Truly, I defy you to find a pictorial genre that better reflects an exchange of information and affect. Fuck "semiocapital." Fuck the "pharamapornagraphic era." This is Cum Tribute Capitalism. In this economy of images and affective value additions, the dick of the average cum tribute might just provide a silhouette for our immaterial labor, the contours of our collective neoliberal shadow. Is it love? The answer, my darling fuck prisoner, is yes.
Tracy Jeanne Rosenthal is a nerd-based artist and sometime switch. If you are not her dad, you can find her at @un_frack or
Photo series by @malaise69 with a lil help from @unfrack.

[1] I take comfort in the first sentence of Judith Butler's "The Lesbian Phallus" here: "After such a promising title, I knew that I could not possibly offer a satisfying essay; but perhaps the promise of the phallus is always dissatisfying in some way."
[2] For example, Liet.-Col. William Marshall used phrenology to study "the mysterious process by which, as appears inevitable, savage tribes melt away when forced into contact with superior civilization." "Isolated races," he wrote, "present scarcely more differences in appearance and character than any one dog does from any other in the same kennel of hounds." (quoted in Kemp, 129)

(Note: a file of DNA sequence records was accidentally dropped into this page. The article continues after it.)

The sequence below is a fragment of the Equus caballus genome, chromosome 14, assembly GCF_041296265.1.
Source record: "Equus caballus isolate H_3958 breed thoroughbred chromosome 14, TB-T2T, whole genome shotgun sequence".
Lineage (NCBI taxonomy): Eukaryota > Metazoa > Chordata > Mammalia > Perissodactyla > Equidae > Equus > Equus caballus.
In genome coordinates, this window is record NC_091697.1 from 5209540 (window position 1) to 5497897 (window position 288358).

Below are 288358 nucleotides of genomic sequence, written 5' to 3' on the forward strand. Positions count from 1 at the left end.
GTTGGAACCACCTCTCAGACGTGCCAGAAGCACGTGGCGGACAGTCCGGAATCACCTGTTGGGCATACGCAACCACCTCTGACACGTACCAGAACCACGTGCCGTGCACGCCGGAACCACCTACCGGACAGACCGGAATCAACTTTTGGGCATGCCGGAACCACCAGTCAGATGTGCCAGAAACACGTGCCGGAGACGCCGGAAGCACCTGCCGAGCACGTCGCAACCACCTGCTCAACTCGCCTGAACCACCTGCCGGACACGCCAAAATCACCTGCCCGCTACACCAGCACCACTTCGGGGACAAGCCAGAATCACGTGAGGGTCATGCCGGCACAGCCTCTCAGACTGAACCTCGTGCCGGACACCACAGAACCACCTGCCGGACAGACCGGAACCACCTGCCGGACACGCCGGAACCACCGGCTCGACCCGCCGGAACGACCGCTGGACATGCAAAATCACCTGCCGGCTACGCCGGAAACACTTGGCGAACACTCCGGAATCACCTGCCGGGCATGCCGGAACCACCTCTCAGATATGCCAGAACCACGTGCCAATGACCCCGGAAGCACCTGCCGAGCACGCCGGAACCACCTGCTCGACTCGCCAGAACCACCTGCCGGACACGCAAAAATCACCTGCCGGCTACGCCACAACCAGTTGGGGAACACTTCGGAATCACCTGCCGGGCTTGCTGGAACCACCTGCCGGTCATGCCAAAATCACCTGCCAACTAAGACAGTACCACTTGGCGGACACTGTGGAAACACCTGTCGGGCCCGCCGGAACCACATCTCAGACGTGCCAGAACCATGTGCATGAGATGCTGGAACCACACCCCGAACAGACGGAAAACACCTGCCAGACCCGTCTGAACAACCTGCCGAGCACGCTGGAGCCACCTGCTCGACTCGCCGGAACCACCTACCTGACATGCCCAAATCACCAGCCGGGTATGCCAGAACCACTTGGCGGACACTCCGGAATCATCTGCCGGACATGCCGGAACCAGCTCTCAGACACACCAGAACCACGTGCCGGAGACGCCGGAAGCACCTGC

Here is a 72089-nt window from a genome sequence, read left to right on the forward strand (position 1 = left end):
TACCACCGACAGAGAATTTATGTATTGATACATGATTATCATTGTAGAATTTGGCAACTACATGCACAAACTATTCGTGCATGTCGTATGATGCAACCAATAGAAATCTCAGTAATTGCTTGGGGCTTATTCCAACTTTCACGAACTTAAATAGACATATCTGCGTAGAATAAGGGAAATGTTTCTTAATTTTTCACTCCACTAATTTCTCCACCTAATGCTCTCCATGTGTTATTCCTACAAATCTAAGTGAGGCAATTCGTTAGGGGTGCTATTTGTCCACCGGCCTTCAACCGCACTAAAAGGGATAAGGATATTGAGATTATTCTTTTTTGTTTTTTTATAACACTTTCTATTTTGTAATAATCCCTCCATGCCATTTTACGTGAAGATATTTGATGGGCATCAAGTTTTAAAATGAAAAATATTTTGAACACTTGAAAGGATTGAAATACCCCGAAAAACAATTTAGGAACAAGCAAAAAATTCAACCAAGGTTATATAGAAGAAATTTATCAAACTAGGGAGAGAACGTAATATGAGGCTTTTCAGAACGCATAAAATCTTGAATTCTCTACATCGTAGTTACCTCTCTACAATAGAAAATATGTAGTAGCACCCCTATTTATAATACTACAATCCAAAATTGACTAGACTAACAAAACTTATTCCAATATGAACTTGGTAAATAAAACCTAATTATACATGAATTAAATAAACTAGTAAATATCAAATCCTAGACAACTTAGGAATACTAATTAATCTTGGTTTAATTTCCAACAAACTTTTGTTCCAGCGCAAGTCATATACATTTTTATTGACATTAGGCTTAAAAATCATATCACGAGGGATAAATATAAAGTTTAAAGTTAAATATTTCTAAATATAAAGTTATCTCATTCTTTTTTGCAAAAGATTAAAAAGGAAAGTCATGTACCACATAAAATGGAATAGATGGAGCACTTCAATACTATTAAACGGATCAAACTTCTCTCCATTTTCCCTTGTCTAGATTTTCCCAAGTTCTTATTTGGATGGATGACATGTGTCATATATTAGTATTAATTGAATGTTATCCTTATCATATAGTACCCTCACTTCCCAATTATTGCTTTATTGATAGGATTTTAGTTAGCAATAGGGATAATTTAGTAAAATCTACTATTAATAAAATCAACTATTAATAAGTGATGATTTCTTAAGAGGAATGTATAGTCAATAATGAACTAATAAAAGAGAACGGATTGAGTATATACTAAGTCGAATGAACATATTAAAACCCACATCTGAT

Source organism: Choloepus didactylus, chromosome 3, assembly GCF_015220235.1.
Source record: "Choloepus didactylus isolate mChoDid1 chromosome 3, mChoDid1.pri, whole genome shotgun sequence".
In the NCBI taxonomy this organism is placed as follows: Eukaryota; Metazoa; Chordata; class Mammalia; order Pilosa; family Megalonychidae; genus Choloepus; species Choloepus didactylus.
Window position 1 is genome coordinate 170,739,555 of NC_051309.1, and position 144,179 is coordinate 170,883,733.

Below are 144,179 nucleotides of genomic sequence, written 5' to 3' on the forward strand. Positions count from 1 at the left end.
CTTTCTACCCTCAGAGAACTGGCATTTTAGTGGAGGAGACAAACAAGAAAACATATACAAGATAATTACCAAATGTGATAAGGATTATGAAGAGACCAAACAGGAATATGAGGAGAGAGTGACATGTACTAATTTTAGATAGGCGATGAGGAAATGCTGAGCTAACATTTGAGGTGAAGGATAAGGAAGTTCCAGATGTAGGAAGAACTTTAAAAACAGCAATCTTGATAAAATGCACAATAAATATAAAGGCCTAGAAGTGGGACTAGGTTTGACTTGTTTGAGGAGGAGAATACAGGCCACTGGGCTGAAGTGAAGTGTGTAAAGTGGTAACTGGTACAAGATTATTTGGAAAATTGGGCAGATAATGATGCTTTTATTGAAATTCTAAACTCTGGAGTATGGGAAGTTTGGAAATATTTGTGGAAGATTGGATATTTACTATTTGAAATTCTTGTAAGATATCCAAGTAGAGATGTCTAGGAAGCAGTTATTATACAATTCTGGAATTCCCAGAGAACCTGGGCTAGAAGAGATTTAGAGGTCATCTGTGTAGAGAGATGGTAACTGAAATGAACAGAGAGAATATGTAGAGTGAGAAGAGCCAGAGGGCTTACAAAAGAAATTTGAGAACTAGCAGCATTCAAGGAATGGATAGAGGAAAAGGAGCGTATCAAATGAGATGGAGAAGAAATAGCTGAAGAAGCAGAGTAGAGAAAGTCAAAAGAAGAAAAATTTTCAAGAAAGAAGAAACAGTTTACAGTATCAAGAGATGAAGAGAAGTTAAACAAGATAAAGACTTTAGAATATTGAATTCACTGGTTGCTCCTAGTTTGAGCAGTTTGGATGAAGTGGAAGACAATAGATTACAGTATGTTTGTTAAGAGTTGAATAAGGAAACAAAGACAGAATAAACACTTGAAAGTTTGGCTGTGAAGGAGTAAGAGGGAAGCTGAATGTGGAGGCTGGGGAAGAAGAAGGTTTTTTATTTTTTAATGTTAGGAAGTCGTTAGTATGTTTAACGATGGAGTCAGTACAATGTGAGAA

[3] This predictive data has material bio-feedback. By positioning individuals according to their deviation from the mean, medical photographs are indispensible to the assignment of gender in newborns, a practice which has even involved surgical reconstruction of the genitals. See Suzanne J. Kessler, "The Medical Construction of Gender: Case Management of Intersexed Infants" in Signs, Vol. 16, No. 1, (Autumn, 1990), pp. 3-26.
[4] It seems essential to contextualize epistemologies of race here. Certainly, the biologization of racial meaning was equally essential to modernist aims: racist ideology is often concerned with black male (hyper)sexuality, just as racist practice often involved castration. Secondly, pornography's bizarre linguistic repetition of racial signification in stupidly close proximity to a sex organ, i.e. "black cock," seems intuitively to demonstrate a twin anxiety about how neither race nor gender can really be said to inhere as properties, and to highlight race and gender as discursive categories.
[5] See Martin Kemp, "'A Perfect and Faithful Record': Mind and Body in Medical Photography before 1900," in Beauty of Another Order: Photography in Science, ed. Ann Thomas (Yale University Press, 1997), 122. 
[6] Suzannah Biernoff, "Flesh Poems: Henry Tonks and the Art of Surgery," Visual Culture in Britain (March 2010, 11(1)), 25–47.
[7] Judith Butler, Bodies that Matter: On the Discursive Limits of Sex (New York: Routledge, 2014), 62, 85.
[8] Harry Dodge's 2010 video, An Analog Comments on Itself, perhaps predicted this argument: a slimy tenderloin-as-cock with a gash for a mouth wiggles to a breathy beat and smugly reminds us, "there are no holes or gaps in the machine."

Tuesday, March 10, 2015

Marlene Dumas Paints Ambiguity into a Black-and-White World--Francesco Dama

Marlene Dumas Paints Ambiguity into a Black-and-White World

Marlene Dumas, "Evil is Banal" (1984), oil on canvas, 125 x 105 cm, collection Van Abbemuseum, Eindhoven, The Netherlands (© Marlene Dumas, photo by Peter Cox, Eindhoven, The Netherlands)
Marlene Dumas, “Evil is Banal” (1984), oil on canvas, 125 x 105 cm, collection Van Abbemuseum, Eindhoven, The Netherlands (© Marlene Dumas, photo by Peter Cox, Eindhoven, The Netherlands)